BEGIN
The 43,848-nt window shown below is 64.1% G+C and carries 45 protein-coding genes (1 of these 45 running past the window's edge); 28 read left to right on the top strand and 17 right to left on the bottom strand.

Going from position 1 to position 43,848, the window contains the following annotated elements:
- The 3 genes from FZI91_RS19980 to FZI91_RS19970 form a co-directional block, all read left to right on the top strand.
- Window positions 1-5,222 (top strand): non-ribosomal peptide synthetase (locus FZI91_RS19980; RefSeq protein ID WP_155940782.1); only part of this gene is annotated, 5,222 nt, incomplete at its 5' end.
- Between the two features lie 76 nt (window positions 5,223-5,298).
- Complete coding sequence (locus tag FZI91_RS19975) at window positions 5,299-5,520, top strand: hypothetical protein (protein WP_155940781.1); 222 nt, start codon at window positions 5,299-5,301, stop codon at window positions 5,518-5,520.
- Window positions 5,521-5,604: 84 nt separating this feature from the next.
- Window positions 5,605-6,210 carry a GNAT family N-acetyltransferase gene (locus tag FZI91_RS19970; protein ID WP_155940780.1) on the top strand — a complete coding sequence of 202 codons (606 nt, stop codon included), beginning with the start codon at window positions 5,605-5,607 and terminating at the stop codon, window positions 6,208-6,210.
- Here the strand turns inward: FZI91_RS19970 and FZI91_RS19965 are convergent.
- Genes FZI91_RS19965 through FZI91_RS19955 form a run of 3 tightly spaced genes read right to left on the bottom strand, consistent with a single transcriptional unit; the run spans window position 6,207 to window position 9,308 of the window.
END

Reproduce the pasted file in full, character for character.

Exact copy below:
The 43,848-nt window shown below is 64.1% G+C and carries 45 protein-coding genes (1 of these 45 running past the window's edge); 28 read left to right on the top strand and 17 right to left on the bottom strand.

Going from position 1 to position 43,848, the window contains the following annotated elements:
- The 3 genes from FZI91_RS19980 to FZI91_RS19970 form a co-directional block, all read left to right on the top strand.
- Window positions 1-5,222 (top strand): non-ribosomal peptide synthetase (locus FZI91_RS19980; RefSeq protein ID WP_155940782.1); only part of this gene is annotated, 5,222 nt, incomplete at its 5' end.
- Between the two features lie 76 nt (window positions 5,223-5,298).
- Complete coding sequence (locus tag FZI91_RS19975) at window positions 5,299-5,520, top strand: hypothetical protein (protein WP_155940781.1); 222 nt, start codon at window positions 5,299-5,301, stop codon at window positions 5,518-5,520.
- Window positions 5,521-5,604: 84 nt separating this feature from the next.
- Window positions 5,605-6,210 carry a GNAT family N-acetyltransferase gene (locus tag FZI91_RS19970; protein ID WP_155940780.1) on the top strand — a complete coding sequence of 202 codons (606 nt, stop codon included), beginning with the start codon at window positions 5,605-5,607 and terminating at the stop codon, window positions 6,208-6,210.
- Here the strand turns inward: FZI91_RS19970 and FZI91_RS19965 are convergent.
- Genes FZI91_RS19965 through FZI91_RS19955 form a run of 3 tightly spaced genes read right to left on the bottom strand, consistent with a single transcriptional unit; the run spans window position 6,207 to window position 9,308 of the window.